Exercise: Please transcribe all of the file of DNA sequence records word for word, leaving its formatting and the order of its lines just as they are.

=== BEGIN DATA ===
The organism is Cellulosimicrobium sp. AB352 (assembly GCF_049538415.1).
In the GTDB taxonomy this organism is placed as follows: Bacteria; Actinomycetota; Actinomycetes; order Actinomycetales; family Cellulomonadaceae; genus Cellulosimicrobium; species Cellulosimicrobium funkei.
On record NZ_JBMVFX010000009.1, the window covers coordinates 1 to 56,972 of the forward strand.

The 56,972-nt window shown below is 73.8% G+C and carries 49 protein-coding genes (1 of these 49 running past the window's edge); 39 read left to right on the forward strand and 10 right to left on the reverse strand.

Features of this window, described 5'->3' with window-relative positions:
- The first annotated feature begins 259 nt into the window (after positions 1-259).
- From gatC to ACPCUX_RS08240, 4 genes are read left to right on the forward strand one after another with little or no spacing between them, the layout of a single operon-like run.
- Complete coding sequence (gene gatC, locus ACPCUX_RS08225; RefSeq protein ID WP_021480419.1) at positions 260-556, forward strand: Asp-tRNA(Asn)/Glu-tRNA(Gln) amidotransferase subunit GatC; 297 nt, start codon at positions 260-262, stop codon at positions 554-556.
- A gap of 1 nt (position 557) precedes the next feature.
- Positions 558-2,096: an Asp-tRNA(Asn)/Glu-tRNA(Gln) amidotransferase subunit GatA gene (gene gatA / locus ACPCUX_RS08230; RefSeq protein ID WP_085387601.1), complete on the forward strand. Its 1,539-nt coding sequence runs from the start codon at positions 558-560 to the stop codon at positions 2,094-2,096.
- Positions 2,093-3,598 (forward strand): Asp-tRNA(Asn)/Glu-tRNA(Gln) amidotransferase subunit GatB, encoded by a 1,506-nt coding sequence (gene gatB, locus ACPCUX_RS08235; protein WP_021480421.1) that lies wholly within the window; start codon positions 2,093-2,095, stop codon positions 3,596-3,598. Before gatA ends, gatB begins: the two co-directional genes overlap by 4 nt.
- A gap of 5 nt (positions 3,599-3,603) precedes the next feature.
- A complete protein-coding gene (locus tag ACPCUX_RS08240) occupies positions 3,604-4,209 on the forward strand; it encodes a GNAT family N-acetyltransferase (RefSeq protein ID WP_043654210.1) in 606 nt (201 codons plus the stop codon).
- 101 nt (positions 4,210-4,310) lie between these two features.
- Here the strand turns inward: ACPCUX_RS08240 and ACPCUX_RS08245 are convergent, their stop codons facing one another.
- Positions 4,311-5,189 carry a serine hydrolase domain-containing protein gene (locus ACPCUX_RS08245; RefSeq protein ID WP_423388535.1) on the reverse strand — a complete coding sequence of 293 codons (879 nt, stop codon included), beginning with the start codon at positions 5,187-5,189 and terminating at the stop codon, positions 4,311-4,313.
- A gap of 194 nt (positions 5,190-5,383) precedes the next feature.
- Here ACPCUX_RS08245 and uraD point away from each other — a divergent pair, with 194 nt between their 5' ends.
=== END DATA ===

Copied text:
The organism is Cellulosimicrobium sp. AB352 (assembly GCF_049538415.1).
In the GTDB taxonomy this organism is placed as follows: Bacteria; Actinomycetota; Actinomycetes; order Actinomycetales; family Cellulomonadaceae; genus Cellulosimicrobium; species Cellulosimicrobium funkei.
On record NZ_JBMVFX010000009.1, the window covers coordinates 1 to 56,972 of the forward strand.

The 56,972-nt window shown below is 73.8% G+C and carries 49 protein-coding genes (1 of these 49 running past the window's edge); 39 read left to right on the forward strand and 10 right to left on the reverse strand.

Features of this window, described 5'->3' with window-relative positions:
- The first annotated feature begins 259 nt into the window (after positions 1-259).
- From gatC to ACPCUX_RS08240, 4 genes are read left to right on the forward strand one after another with little or no spacing between them, the layout of a single operon-like run.
- Complete coding sequence (gene gatC, locus ACPCUX_RS08225; RefSeq protein ID WP_021480419.1) at positions 260-556, forward strand: Asp-tRNA(Asn)/Glu-tRNA(Gln) amidotransferase subunit GatC; 297 nt, start codon at positions 260-262, stop codon at positions 554-556.
- A gap of 1 nt (position 557) precedes the next feature.
- Positions 558-2,096: an Asp-tRNA(Asn)/Glu-tRNA(Gln) amidotransferase subunit GatA gene (gene gatA / locus ACPCUX_RS08230; RefSeq protein ID WP_085387601.1), complete on the forward strand. Its 1,539-nt coding sequence runs from the start codon at positions 558-560 to the stop codon at positions 2,094-2,096.
- Positions 2,093-3,598 (forward strand): Asp-tRNA(Asn)/Glu-tRNA(Gln) amidotransferase subunit GatB, encoded by a 1,506-nt coding sequence (gene gatB, locus ACPCUX_RS08235; protein WP_021480421.1) that lies wholly within the window; start codon positions 2,093-2,095, stop codon positions 3,596-3,598. Before gatA ends, gatB begins: the two co-directional genes overlap by 4 nt.
- A gap of 5 nt (positions 3,599-3,603) precedes the next feature.
- A complete protein-coding gene (locus tag ACPCUX_RS08240) occupies positions 3,604-4,209 on the forward strand; it encodes a GNAT family N-acetyltransferase (RefSeq protein ID WP_043654210.1) in 606 nt (201 codons plus the stop codon).
- 101 nt (positions 4,210-4,310) lie between these two features.
- Here the strand turns inward: ACPCUX_RS08240 and ACPCUX_RS08245 are convergent, their stop codons facing one another.
- Positions 4,311-5,189 carry a serine hydrolase domain-containing protein gene (locus ACPCUX_RS08245; RefSeq protein ID WP_423388535.1) on the reverse strand — a complete coding sequence of 293 codons (879 nt, stop codon included), beginning with the start codon at positions 5,187-5,189 and terminating at the stop codon, positions 4,311-4,313.
- A gap of 194 nt (positions 5,190-5,383) precedes the next feature.
- Here ACPCUX_RS08245 and uraD point away from each other — a divergent pair, with 194 nt between their 5' ends.